Re: the King James Bible - when you consider the Protestant nature of English and American society, the daily reading of that book out loud and in private, the study and thought, the copying out and the learning to hand write by copying the Bible - the motivation for learning to read (if Greer is right about Ann Hateway being able to read - she learnt so she could read her Bible) and Shakespeare's constant focus on an earlier edition ... to suggest Shakespeare had anything like the influence is a none-sense.

However, as you say:
When you take language history at university, there is an entire chapter devoted to, simply, "Shakespeare", while I do not recall any chapter on the Bible (although it may well deserve one).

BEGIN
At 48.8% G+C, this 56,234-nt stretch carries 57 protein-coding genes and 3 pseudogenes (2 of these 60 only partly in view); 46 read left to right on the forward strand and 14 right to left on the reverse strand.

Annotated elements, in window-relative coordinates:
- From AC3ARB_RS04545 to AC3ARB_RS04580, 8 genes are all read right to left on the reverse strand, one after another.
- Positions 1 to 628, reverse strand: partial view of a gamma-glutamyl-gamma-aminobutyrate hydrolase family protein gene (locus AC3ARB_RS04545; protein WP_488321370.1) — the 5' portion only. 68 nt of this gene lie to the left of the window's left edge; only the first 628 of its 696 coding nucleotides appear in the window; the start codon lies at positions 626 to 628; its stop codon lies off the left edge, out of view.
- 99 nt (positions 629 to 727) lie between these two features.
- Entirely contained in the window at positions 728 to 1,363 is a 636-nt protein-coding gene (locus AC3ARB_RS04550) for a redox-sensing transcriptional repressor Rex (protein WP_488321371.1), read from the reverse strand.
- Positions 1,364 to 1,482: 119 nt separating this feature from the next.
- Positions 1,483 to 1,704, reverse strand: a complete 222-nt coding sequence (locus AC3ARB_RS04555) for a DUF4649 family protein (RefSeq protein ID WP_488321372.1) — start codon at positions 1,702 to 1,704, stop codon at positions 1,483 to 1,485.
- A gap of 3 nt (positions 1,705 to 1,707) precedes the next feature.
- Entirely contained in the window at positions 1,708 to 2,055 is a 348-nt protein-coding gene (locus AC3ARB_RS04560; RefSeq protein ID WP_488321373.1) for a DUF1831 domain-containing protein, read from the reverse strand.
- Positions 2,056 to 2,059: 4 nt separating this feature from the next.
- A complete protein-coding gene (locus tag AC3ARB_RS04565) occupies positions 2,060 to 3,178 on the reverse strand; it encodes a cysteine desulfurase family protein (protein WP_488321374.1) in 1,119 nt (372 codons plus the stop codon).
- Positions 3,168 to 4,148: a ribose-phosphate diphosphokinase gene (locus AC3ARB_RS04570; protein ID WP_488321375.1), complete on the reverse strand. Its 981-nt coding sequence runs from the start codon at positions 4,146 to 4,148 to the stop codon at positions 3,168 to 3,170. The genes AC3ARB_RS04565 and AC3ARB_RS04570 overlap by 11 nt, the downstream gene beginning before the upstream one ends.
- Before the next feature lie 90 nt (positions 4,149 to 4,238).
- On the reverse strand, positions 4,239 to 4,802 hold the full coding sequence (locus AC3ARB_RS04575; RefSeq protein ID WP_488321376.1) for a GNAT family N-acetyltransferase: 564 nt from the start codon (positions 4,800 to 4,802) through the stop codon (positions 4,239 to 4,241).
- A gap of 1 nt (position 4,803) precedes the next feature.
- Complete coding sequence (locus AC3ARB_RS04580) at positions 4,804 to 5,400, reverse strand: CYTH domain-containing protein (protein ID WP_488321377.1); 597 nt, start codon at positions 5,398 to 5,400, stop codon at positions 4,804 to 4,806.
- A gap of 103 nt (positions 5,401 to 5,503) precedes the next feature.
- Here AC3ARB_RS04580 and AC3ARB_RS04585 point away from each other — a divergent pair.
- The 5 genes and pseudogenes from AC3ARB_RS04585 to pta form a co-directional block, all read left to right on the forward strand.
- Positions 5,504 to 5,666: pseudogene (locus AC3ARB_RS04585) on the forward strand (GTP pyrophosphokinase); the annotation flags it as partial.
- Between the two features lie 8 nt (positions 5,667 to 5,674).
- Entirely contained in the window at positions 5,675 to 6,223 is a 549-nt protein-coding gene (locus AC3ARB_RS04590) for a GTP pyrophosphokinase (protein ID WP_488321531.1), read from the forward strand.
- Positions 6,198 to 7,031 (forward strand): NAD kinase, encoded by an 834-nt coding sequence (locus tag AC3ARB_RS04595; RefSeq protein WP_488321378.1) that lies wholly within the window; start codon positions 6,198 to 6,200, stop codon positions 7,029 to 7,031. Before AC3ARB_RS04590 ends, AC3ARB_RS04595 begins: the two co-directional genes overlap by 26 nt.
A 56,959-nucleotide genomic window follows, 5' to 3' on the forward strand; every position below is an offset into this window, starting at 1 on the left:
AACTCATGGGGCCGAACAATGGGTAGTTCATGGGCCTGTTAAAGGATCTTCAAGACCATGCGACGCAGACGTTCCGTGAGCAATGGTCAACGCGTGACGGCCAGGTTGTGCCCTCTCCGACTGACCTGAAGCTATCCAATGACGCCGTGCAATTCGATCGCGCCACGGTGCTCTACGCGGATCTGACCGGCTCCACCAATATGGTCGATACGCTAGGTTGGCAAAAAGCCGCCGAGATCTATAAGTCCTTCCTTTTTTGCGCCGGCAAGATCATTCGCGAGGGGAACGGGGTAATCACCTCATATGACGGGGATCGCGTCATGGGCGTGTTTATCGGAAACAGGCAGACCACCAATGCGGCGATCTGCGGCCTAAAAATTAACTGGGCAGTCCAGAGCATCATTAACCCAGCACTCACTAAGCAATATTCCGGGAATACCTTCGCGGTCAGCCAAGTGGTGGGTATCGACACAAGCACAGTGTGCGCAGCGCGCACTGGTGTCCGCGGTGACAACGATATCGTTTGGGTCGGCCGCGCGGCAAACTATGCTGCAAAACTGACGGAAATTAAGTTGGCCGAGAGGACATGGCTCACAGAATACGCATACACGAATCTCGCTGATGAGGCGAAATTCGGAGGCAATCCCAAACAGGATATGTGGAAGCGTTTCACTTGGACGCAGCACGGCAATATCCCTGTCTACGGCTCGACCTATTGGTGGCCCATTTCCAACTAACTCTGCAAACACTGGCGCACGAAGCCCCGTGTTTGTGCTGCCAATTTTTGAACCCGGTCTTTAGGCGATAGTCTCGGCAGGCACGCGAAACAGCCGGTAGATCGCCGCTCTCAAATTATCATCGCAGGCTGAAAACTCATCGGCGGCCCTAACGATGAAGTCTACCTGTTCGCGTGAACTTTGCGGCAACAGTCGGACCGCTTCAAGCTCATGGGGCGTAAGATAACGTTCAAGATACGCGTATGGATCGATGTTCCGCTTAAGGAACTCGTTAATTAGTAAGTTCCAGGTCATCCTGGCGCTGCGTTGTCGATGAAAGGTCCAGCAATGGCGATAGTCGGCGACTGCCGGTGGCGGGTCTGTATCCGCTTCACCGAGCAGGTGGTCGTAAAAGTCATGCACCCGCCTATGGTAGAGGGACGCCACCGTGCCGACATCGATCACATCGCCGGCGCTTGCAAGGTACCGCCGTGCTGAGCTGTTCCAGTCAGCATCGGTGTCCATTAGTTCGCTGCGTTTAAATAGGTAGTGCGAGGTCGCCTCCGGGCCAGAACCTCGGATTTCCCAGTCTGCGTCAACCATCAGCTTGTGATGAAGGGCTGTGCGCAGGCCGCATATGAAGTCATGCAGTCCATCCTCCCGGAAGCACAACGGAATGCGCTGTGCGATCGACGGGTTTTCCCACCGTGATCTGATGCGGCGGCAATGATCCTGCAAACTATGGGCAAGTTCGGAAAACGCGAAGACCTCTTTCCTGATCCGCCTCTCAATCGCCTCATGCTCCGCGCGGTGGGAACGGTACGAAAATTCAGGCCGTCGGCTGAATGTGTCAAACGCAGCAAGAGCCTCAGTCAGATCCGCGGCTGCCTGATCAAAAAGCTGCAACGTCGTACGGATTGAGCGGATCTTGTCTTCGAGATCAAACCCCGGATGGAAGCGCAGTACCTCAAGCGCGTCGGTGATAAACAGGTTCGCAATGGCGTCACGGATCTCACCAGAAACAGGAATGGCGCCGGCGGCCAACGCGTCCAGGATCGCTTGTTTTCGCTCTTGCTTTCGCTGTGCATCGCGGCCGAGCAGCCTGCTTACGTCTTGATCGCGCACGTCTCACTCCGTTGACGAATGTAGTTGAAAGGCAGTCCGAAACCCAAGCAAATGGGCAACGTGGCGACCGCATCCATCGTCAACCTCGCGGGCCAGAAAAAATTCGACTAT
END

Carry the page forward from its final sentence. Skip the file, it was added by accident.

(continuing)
... and that's the ESOL issue - anything from the Christian Bible is a 'NO NO' in many parts of the world (just a the Quoran and other religious texts are in many Christian communities - and the influence of Islamic culture on the Renaissance is greatly under-sold).

Re all the supposed 'origination' of isolated words ... it is best to limit to 'first recorded usage'. We have so many missing plays and absolutely no record of what people said ... maybe Shakespeare had a trained parrot who picked up the 'common speech' which he then listened to and used.

Language acquisition, usage and development is much greater than isolated vocabulary - and as anyone who has a wide vocabulary but no idea of how the words fit together will tell you, vocabulary is absolutely useless for communication - unless you happen to be a cartoon Neanderthal.